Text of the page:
Fieldwork in the UAS Sitka Fisheries Technology program also has a remote component: Lab equipment and other gear is shipped to students. (UAS Sitka image)

While the COVID-19 pandemic forced many schools and colleges to innovate ways to teach students remotely, one University of Alaska Campus was already there. UAS Sitka has been running 1- and 2-year degree programs in Fisheries Technology since 2013 — with almost all of the lectures, assignments, labs, and exams packed into a single iPad.

Director Joel Markis recently told the Sitka Chamber of Commerce that the Fisheries Technology Program was focused on workforce development in Alaska’s second-largest industry, where many students cannot attend traditional classes.

Markis – The first thing that I want to do is present the problem. This is a community in northwestern Alaska — I think this is St. Paul — and you can imagine that the challenge of getting internet to somebody as far and remote as St. Paul is pretty high. An online class is probably out of the books. There isn’t a university campus in St. Paul, so taking face-to-face classes is off the books. And so people in these remote communities with limited internet capability lack access to education, and to fisheries education. We saw this as a problem. The other challenge is that some people don’t have a schedule that allows them to participate in a traditional semester. Maybe you’re a fisherman who works late into the fall, or even throughout the winter. Or maybe you’re a person with a full-time job and a family and a traditional curriculum is off the books for you.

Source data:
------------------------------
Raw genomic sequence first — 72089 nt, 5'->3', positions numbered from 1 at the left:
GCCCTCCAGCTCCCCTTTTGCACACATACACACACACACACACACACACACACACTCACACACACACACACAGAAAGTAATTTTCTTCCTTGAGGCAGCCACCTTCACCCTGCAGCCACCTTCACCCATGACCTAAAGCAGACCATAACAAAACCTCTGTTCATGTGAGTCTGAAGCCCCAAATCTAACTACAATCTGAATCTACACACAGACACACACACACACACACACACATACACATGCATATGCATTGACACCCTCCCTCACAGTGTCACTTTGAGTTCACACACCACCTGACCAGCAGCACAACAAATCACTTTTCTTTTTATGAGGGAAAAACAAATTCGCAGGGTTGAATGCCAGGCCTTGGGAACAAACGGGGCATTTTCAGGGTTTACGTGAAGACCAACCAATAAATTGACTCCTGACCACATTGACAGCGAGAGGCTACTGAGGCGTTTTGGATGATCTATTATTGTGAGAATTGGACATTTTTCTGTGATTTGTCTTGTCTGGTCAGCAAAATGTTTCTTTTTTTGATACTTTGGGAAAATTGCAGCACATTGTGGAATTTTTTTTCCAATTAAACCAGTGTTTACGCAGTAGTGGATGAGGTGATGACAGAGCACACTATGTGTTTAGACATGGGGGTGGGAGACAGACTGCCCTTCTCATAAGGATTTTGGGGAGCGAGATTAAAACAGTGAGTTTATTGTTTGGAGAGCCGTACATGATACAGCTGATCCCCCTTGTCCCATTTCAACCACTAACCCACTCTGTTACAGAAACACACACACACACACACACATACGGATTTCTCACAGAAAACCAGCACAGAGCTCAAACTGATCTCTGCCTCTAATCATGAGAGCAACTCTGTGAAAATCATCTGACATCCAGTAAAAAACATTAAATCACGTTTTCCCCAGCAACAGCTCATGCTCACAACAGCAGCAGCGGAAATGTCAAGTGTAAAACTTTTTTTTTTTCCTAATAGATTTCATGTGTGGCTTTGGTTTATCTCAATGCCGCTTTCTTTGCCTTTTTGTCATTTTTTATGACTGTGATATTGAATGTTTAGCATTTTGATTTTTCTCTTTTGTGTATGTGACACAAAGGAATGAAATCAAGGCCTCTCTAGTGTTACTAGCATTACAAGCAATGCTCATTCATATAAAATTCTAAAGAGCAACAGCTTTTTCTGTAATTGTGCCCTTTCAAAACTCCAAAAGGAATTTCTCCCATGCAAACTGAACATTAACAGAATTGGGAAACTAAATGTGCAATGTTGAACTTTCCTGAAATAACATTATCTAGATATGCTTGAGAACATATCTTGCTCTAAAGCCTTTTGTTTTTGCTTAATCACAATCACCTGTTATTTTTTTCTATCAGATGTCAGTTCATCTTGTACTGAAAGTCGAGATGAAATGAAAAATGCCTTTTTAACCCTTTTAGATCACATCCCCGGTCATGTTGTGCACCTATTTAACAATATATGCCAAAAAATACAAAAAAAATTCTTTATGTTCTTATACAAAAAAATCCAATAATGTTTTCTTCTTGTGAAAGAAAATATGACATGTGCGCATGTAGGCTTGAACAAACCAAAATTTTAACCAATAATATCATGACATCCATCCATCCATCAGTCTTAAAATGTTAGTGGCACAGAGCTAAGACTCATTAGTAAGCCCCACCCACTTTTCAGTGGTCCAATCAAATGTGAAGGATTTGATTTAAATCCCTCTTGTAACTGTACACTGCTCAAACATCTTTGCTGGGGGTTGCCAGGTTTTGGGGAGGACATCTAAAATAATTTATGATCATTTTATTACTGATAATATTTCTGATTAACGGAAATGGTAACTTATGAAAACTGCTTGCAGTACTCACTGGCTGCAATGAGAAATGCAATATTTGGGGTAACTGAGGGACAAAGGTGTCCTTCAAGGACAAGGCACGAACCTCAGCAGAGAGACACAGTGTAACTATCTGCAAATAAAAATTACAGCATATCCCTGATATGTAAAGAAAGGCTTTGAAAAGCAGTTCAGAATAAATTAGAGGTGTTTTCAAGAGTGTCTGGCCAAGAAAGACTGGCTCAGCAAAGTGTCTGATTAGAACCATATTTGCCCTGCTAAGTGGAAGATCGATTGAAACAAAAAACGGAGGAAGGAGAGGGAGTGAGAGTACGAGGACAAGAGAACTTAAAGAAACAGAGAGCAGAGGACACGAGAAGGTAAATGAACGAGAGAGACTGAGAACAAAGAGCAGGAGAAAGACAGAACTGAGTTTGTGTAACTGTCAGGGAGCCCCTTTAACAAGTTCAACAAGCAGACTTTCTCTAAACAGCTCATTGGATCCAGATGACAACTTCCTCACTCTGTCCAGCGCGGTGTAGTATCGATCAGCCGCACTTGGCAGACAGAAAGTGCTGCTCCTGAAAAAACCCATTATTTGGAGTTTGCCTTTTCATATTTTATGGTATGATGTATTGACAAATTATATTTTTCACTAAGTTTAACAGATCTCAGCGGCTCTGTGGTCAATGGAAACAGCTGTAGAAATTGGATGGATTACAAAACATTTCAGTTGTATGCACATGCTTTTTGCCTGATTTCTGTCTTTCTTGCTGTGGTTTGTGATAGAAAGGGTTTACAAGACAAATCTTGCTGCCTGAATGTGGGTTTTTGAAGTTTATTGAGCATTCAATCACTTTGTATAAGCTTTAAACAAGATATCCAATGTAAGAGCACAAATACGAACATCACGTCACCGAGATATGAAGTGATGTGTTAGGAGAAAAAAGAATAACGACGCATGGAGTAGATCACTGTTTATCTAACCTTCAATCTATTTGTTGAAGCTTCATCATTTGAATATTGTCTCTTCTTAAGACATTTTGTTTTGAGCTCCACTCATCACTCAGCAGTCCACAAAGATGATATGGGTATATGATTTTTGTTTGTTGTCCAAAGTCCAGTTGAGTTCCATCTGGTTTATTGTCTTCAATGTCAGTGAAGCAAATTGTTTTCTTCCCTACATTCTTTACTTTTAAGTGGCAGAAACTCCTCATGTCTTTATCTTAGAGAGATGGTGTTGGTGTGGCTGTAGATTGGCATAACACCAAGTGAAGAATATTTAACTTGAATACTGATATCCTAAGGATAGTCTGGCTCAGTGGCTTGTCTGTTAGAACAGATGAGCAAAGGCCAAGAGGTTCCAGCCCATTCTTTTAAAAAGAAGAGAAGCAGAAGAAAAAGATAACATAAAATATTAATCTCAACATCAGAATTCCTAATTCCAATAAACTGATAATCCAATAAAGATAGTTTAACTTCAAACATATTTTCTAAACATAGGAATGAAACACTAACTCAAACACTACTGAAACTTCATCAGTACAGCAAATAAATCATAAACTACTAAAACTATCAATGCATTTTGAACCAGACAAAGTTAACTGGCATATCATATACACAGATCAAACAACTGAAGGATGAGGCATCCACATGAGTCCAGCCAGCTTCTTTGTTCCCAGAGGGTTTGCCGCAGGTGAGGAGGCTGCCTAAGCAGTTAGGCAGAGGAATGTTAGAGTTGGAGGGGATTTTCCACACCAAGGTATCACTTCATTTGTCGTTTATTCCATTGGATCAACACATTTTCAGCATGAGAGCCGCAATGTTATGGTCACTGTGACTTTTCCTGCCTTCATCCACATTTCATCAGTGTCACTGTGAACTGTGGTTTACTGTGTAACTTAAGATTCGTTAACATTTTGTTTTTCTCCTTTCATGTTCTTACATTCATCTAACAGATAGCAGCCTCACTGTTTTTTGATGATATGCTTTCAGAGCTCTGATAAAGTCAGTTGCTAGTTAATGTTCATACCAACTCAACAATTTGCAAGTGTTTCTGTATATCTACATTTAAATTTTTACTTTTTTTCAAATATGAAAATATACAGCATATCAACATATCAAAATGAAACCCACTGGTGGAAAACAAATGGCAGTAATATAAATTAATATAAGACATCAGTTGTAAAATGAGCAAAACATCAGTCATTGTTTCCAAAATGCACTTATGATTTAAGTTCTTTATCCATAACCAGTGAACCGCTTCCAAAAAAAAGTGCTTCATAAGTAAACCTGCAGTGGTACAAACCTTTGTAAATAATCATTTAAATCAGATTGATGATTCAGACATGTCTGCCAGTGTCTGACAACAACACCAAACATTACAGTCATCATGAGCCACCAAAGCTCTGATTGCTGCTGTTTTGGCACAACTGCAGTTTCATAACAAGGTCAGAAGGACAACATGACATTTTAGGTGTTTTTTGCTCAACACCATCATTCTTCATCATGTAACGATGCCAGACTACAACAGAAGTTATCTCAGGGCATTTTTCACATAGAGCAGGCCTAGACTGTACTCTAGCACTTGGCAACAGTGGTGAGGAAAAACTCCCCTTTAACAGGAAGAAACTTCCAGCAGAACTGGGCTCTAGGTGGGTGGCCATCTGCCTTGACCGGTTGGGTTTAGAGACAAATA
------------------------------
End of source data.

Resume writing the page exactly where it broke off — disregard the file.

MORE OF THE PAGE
Markis said that delivering education to non-traditional students was going to be critical for the future of Alaska’s seafood industry, many of whose 60,000-member workforce he described as nearing retirement — or “graying.”

The answer proved to be a delivery method tailored to a younger generation.

Markis – The solution that we came up with was to basically present a course on an iPad. We take an entire college course, put it on an Apple iPad, and we can send it out to the student. It provides maximum flexibility with respect to schedule, internet availability wherever the student takes the course. So you can learn from anywhere: On these iPads we have included pre-recorded lectures, all reading assignments for the students, self-check quizzes (to make sure that students are progressing in the class), the weekday assignments that the students take. There are a variety of different apps loaded on there that students can use to make creative projects that demonstrate their learning to their instructors, and the exams are all conducted on the iPad which shuts down and locks during the exam period so students can’t access previously-viewed material. And so now our fisherman can learn about dive fisheries in Alaska while steaming from one fishing ground to another; our fisheries technician can sit on the weir waiting for the fish box to fill up with fish that she’s going to process, and be pursuing a college education.

Markis mentioned that solutions sometimes create new problems: For example, there was no way to teach students how to catch or handle fish from an iPad, or how to walk in a stream bed. UAS Sitka has developed lab kits for all the Fisheries Technology courses, with all the tools they need to learn field techniques. Markis said that they had just sent “a bunch of sick fish and microscopes” all over the state for a fish pathology lab course, and “it was a rave success.”

The UAS Fisheries Technology program offers degrees with emphasis on commercial fisheries, seafood processing, and hatchery enhancement. It also offers several occupational endorsements, and internships within the industry.